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Towards A “Basic” Theater

As an undergrad studying theatre, I find it my responsibility to see as many shows as possible to supplement my education. But let’s face it, $25 is still $25, even when a company such as Speakeasy Stage Company, whose tickets are over $50 per ticket on average, provides this as a student discount. By that comparison, I feel much more willing to let theatre eat into my Pad Thai budget for the week.

It’s no surprise, then, when I attended a matinee of Speakeasy’s latest production, Significant Other by Joshua Harmon, that I was one of the few members of that crowd that did not presently qualify for AARP. When walking out of the theater, I overheard a collective of irate elderly women clamoring that they spent however much money they paid to see a “basic” play.

And in their defense, they’re not entirely wrong.

The play remains pretty predictable throughout as each of Jordan Berman’s BFFL’s make life-long commitments of their own, leaving Jordan to search for that “special someone” that doesn’t appear to be looming in the distance, at least not as far as this play’s concerned. It is, for all intents and purposes, a “basic” play, down to the very last dream sequence, which could lead women like the ones I overheard in the lobby ask why they spent a month’s worth of Pad Thai takeout orders to see a story that could have just as easily been told in a rom-com on Netflix.

And yet.

Perhaps the reason this needed to be told onstage rather than on one’s laptop screen is that Jordan Berman didn’t even have a shred of romantic hope or sexual tension to fall back on with another character, the way that he most likely would in a major motion picture. He’s left to his own hopelessly romantic devices in a device-centric world, along with the rest of us. Not to isolate the older theatergoing population, but even in the past 15 years alone, love and marriage have flipped on its head with the emergence of online dating, “hookup” culture, and a drastic shift in the average age of marriage, if marriage is even a priority for an individual. Joshua Harmon encapsulates a generational shift in the millenial perception of “settling down” later on in life, and what that means for the close friends who prove to be invaluable throughout the elusive 20-something existence.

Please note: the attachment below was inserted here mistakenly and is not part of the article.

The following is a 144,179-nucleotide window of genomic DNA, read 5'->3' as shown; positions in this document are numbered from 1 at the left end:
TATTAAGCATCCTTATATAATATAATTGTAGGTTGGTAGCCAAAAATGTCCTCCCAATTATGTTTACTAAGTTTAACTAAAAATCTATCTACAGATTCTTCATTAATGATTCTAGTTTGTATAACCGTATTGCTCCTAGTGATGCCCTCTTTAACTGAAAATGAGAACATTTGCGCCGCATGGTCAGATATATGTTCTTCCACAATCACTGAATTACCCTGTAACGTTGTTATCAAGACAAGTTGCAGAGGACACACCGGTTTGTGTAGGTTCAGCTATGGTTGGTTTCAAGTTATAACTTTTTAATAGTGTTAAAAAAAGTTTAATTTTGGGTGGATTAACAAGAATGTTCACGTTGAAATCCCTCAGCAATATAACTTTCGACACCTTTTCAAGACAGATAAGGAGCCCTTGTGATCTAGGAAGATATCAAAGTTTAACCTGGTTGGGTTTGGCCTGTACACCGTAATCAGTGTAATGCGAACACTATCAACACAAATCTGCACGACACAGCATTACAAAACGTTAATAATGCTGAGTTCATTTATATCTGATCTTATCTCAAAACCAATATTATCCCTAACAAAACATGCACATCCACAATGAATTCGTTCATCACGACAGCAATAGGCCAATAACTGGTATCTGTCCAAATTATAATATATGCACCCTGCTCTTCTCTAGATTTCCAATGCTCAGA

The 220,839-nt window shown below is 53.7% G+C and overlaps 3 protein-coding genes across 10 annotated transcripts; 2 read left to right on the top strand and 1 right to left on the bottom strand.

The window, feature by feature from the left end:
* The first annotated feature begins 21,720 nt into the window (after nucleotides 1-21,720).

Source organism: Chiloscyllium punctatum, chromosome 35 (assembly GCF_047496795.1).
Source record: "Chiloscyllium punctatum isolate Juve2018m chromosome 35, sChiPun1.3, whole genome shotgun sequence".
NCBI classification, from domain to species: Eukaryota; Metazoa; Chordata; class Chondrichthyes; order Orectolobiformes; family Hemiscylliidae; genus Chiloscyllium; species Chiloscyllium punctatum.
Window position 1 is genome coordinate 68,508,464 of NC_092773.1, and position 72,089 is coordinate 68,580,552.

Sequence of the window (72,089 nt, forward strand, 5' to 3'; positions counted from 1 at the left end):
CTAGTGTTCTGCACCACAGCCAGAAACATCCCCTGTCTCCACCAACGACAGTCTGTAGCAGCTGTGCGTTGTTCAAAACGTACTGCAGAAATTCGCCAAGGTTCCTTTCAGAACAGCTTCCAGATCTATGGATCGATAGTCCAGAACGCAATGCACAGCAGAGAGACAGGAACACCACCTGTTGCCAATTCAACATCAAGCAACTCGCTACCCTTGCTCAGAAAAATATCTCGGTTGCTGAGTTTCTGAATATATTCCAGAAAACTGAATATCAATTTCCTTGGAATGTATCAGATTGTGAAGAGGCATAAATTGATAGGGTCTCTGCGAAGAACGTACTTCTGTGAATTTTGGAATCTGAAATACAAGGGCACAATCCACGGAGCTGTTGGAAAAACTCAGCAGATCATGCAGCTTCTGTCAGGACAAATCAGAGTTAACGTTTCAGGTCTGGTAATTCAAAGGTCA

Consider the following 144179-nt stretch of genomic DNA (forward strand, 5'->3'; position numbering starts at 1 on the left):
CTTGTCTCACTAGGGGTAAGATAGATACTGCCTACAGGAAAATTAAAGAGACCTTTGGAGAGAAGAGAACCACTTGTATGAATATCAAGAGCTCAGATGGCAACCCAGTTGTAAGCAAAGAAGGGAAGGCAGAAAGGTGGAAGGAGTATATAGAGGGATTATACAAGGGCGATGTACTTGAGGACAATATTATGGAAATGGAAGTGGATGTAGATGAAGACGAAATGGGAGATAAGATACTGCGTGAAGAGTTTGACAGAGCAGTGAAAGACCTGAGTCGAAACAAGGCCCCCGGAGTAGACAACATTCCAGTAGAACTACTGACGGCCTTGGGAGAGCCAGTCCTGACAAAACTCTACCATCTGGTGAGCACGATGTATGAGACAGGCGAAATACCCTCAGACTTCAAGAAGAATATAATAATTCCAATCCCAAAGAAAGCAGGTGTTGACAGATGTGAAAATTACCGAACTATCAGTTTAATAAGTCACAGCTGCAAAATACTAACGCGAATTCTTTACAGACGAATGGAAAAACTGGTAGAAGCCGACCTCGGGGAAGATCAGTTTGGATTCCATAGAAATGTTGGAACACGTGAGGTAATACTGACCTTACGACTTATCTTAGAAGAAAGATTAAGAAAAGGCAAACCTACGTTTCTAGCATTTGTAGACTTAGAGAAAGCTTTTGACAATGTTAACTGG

Maybe Harmon has latched onto a “basic” story that may not resonate with a generation that has already been through the ringer of marriage time and again. But for this up-and-coming generation of eligible partners, this “basic” construct of finding someone and marrying them is anything but.

Is that worth a minimum-$50 ticket? Ask me again when my student discount expires. But for half that price, I would gladly give up my Pad Thai for the week to sit in a theater and watch those shared frustrations about modern romance onstage, with no “basic” ending in sight.

 

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